How to propagate houseplants
Propagating means turning one plant into many. It’s incredibly easy to do and a good way to clone your favourite plants.
Propagating is simply taking part of a mature plant and growing it into a whole new plant. It’s straightforward and anyone can do it. Here’s how to propagate your indoor plants.
There are three different ways of propagating houseplants:
- Cuttings. Chopping off part of a mature plant and rooting it in water or soil
- Division. Splitting a mature plant at the roots to make more plants
- Offsets. Picking ‘pups’, or baby plants, from a mature plant
Propagating doesn’t always work, but it’s always worth trying. What’s to lose? Let’s get into the different methods.
How to propagate cuttings
As you’d imagine, this involves cutting off part of your plant (it won’t hurt). There are two kinds of cuttings: leaf cuttings and stem cuttings.
So easy. This works for most plants that have lots of leaves growing from long stems, like pothos, monstera and philodendron.
- Cut off a piece of stem with at least one leaf on it
- Place it in a glass or jar of clean water
- If any leaves are dipping underwater, chop them off or they’ll rot
- Leave the glass/jar near a light source until roots develop
- One the stem has roots, plant it in soil and you’re done
This works brilliantly for snake plants. Please note it can take several weeks for roots to develop.
- Cut a piece of a leaf from your plant
- Leave it somewhere dry for 48 hours, so the cut edge hardens
- Plant it in soil and put it near a light source
- Mist the soil regularly so it doesn’t dry out
- Wait for your plant to grow
How to propagate by division
Division is when you tear your plant’s root ball into multiple pieces and repot each piece to become its own plant. Works for plants like peace lilies or most ferns. They need to be healthy, mature plants.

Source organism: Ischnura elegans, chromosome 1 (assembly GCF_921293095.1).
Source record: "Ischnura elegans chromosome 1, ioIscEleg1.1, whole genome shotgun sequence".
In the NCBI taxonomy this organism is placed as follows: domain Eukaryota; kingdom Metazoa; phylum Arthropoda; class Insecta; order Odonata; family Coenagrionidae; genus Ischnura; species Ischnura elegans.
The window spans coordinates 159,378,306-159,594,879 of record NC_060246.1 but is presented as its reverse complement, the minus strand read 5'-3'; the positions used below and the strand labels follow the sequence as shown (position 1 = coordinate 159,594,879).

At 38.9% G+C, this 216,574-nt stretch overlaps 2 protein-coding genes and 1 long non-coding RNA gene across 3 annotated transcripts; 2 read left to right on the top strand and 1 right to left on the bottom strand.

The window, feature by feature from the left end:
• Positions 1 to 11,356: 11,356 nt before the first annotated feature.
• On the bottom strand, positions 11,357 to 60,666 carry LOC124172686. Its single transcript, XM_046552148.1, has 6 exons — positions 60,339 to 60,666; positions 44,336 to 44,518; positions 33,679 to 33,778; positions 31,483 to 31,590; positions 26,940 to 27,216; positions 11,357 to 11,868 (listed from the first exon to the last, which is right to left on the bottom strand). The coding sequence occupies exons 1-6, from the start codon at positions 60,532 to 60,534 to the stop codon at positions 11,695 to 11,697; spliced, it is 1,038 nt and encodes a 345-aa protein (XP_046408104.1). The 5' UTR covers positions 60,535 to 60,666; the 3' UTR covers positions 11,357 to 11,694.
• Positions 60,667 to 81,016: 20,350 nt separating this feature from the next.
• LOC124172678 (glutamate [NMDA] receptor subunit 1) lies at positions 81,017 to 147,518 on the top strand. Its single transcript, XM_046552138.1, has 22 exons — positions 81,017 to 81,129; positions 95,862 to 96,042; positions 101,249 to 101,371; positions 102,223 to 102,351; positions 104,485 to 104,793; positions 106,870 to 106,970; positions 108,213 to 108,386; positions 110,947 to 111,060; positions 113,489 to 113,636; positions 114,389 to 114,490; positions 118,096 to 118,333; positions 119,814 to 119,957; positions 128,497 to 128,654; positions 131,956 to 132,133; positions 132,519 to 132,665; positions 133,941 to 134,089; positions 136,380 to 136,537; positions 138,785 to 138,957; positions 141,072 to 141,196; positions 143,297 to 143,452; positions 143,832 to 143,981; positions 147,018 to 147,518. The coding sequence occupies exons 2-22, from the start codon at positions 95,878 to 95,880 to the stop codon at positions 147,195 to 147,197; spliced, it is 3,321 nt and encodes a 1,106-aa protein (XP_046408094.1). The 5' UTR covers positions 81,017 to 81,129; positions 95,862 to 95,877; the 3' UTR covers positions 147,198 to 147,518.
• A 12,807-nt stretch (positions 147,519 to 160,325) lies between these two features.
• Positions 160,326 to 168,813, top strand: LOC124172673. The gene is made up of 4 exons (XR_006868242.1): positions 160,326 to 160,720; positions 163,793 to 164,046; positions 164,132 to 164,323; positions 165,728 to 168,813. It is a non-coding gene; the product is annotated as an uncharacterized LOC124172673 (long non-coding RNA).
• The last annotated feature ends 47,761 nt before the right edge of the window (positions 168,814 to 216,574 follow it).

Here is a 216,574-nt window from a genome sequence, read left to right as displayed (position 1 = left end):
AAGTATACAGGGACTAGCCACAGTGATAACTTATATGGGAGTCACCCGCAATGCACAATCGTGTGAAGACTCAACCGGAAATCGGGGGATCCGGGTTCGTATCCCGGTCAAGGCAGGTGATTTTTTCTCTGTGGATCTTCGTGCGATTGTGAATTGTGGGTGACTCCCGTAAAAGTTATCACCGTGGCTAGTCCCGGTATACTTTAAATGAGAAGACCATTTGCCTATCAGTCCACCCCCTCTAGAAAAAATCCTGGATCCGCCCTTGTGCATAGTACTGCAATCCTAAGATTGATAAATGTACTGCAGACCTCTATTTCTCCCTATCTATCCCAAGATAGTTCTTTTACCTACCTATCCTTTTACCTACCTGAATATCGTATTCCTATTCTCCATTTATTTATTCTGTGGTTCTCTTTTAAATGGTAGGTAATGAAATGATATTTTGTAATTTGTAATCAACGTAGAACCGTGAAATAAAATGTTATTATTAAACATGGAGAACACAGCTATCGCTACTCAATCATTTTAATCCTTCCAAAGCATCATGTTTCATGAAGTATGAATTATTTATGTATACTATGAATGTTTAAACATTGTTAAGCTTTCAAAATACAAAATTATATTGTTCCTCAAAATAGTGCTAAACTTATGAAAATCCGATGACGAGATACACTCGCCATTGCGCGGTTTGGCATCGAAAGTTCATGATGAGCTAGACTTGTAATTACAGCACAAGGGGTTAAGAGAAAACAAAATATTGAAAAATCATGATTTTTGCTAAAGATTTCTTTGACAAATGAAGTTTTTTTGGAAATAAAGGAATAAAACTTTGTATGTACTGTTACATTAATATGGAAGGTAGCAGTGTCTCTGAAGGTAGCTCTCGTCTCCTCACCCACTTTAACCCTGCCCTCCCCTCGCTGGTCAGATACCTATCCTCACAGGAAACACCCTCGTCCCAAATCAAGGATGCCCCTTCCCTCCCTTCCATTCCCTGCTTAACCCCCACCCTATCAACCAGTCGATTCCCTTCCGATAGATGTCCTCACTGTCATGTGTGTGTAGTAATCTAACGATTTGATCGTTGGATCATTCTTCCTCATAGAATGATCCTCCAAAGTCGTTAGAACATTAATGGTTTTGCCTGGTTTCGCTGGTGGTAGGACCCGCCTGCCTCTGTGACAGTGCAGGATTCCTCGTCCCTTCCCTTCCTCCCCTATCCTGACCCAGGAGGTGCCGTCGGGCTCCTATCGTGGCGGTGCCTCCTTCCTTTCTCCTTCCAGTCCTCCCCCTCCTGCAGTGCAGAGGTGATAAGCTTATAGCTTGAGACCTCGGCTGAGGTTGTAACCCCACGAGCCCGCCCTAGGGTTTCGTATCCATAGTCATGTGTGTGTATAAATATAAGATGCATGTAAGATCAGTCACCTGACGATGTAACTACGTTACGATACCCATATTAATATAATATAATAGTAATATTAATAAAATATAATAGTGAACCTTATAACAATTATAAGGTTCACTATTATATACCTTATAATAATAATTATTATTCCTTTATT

You’ll want to do this outside or over some newspaper. It can get messy.
- Remove your plant from its nursery pot, to expose the roots
- Carefully split the root ball so you have multiple plants
- Pot each plant in a nursery pot with fresh soil
- Water as normal
How to propagate offsets
With this kind of propagation the plant does most of the work for you. Offsets are also known as pups. They’re miniature versions of the plant you’ll see growing from things like aloe vera, snake plants or spider plants. They may appear in the soil next to a ‘mother’ plant or hang off the mother plant on a long stem.
You should only remove offsets that already look like mini plants, not ones that are just developing.
- Cut off the offset using a sharp, clean knife, or just gently wiggle it free
- Clean off any soil using clean tepid water
- Place it somewhere cool and dry for at least a couple of days
- Pot your offset in soil and water as normal
How to propagate succulents
Any healthy succulent is easy to propagate. With a little care and attention, you can grow your collection in no time. You can create new succulents by taking a stem cutting, or if you have a rosette-style succulent, an individual leaf will do.
- For stem cutting, use sharp scissors to snip off a leaf-covered stem. You're looking for a good bunch of leaves with about one to three inches of stem
- For individual leaves, pluck leaves from the parent plant by twisting the leaf gently, close to the stem
- Place your cuttings and leaves, cut ends up, in a dish of fast-draining soil facing indirect sunlight
- Leave your cuttings for a few days to callous over
- Lightly moisten the soil every four to five days
After six weeks, you'll notice baby pups growing from the parent leaf. Now's the time to repot. Transfer your baby succulents to their own nursery pot and cover their roots with soil. Congratulations on your new arrivals!
Not all plants can reproduced through propagation. Some will only grow from seed.
You’ll also find that some propagation attempts won’t work, but don’t be put off if your first try doesn’t go well. Keep trying. There’s nothing like the satisfaction of giving a plant to a friend knowing you grew it entirely yourself.
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